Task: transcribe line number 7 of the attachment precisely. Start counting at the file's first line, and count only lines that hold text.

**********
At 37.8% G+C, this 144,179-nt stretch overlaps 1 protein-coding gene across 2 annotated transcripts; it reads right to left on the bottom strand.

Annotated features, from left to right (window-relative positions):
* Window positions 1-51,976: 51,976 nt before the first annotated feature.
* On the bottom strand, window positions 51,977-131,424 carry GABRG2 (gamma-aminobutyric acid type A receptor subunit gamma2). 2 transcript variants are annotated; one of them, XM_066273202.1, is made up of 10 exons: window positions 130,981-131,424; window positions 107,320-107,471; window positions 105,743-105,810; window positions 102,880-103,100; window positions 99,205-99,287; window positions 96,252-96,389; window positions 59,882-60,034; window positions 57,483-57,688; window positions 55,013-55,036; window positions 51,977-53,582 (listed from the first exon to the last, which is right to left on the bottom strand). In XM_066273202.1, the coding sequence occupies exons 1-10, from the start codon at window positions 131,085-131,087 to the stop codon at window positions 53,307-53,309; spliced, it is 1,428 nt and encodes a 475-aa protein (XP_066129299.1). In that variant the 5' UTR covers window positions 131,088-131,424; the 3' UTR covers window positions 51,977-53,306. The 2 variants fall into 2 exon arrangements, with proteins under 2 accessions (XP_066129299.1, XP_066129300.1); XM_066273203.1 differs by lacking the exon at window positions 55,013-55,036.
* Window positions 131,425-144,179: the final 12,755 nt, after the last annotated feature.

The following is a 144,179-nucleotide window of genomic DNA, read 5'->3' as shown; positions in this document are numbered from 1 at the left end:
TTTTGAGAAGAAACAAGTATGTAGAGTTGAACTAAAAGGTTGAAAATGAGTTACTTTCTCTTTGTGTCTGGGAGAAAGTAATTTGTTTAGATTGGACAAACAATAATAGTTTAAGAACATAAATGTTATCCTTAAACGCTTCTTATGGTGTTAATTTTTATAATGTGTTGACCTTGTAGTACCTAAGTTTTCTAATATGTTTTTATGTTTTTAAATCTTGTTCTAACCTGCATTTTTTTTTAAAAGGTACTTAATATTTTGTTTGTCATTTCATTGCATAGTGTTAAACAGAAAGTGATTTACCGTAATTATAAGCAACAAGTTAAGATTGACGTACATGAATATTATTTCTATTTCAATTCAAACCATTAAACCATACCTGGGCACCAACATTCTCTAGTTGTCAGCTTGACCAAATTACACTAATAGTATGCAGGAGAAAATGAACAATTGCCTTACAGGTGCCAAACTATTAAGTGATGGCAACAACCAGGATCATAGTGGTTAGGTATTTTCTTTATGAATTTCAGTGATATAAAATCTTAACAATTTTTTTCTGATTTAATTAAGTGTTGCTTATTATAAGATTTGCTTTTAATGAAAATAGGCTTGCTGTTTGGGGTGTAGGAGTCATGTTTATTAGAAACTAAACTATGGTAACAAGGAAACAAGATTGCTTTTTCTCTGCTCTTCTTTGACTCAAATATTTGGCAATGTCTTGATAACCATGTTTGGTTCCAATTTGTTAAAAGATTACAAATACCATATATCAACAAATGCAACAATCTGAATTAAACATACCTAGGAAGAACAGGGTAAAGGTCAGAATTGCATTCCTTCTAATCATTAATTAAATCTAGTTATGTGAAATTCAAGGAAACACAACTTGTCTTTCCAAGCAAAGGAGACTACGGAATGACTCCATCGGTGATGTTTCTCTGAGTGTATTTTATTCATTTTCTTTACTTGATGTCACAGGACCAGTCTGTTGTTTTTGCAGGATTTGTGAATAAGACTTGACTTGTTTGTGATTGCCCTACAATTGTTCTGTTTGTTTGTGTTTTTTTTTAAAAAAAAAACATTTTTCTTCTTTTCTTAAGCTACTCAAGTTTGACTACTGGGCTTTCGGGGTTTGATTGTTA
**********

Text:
TTTTGAGAAGAAACAAGTATGTAGAGTTGAACTAAAAGGTTGAAAATGAGTTACTTTCTCTTTGTGTCTGGGAGAAAGTAATTTGTTTAGATTGGACAAACAATAATAGTTTAAGAACATAAATGTTATCCTTAAACGCTTCTTATGGTGTTAATTTTTATAATGTGTTGACCTTGTAGTACCTAAGTTTTCTAATATGTTTTTATGTTTTTAAATCTTGTTCTAACCTGCATTTTTTTTTAAAAGGTACTTAATATTTTGTTTGTCATTTCATTGCATAGTGTTAAACAGAAAGTGATTTACCGTAATTATAAGCAACAAGTTAAGATTGACGTACATGAATATTATTTCTATTTCAATTCAAACCATTAAACCATACCTGGGCACCAACATTCTCTAGTTGTCAGCTTGACCAAATTACACTAATAGTATGCAGGAGAAAATGAACAATTGCCTTACAGGTGCCAAACTATTAAGTGATGGCAACAACCAGGATCATAGTGGTTAGGTATTTTCTTTATGAATTTCAGTGATATAAAATCTTAACAATTTTTTTCTGATTTAATTAAGTGTTGCTTATTATAAGATTTGCTTTTAATGAAAATAGGCTTGCTGTTTGGGGTGTAGGAGTCATGTTTATTAGAAACTAAACTATGGTAACAAGGAAACAAGATTGCTTTTTCTCTGCTCTTCTTTGACTCAAATATTTGGCAATGTCTTGATAACCATGTTTGGTTCCAATTTGTTAAAAGATTACAAATACCATATATCAACAAATGCAACAATCTGAATTAAACATACCTAGGAAGAACAGGGTAAAGGTCAGAATTGCATTCCTTCTAATCATTAATTAAATCTAGTTATGTGAAATTCAAGGAAACACAACTTGTCTTTCCAAGCAAAGGAGACTACGGAATGACTCCATCGGTGATGTTTCTCTGAGTGTATTTTATTCATTTTCTTTACTTGATGTCACAGGACCAGTCTGTTGTTTTTGCAGGATTTGTGAATAAGACTTGACTTGTTTGTGATTGCCCTACAATTGTTCTGTTTGTTTGTGTTTTTTTTTAAAAAAAAAACATTTTTCTTCTTTTCTTAAGCTACTCAAGTTTGACTACTGGGCTTTCGGGGTTTGATTGTTA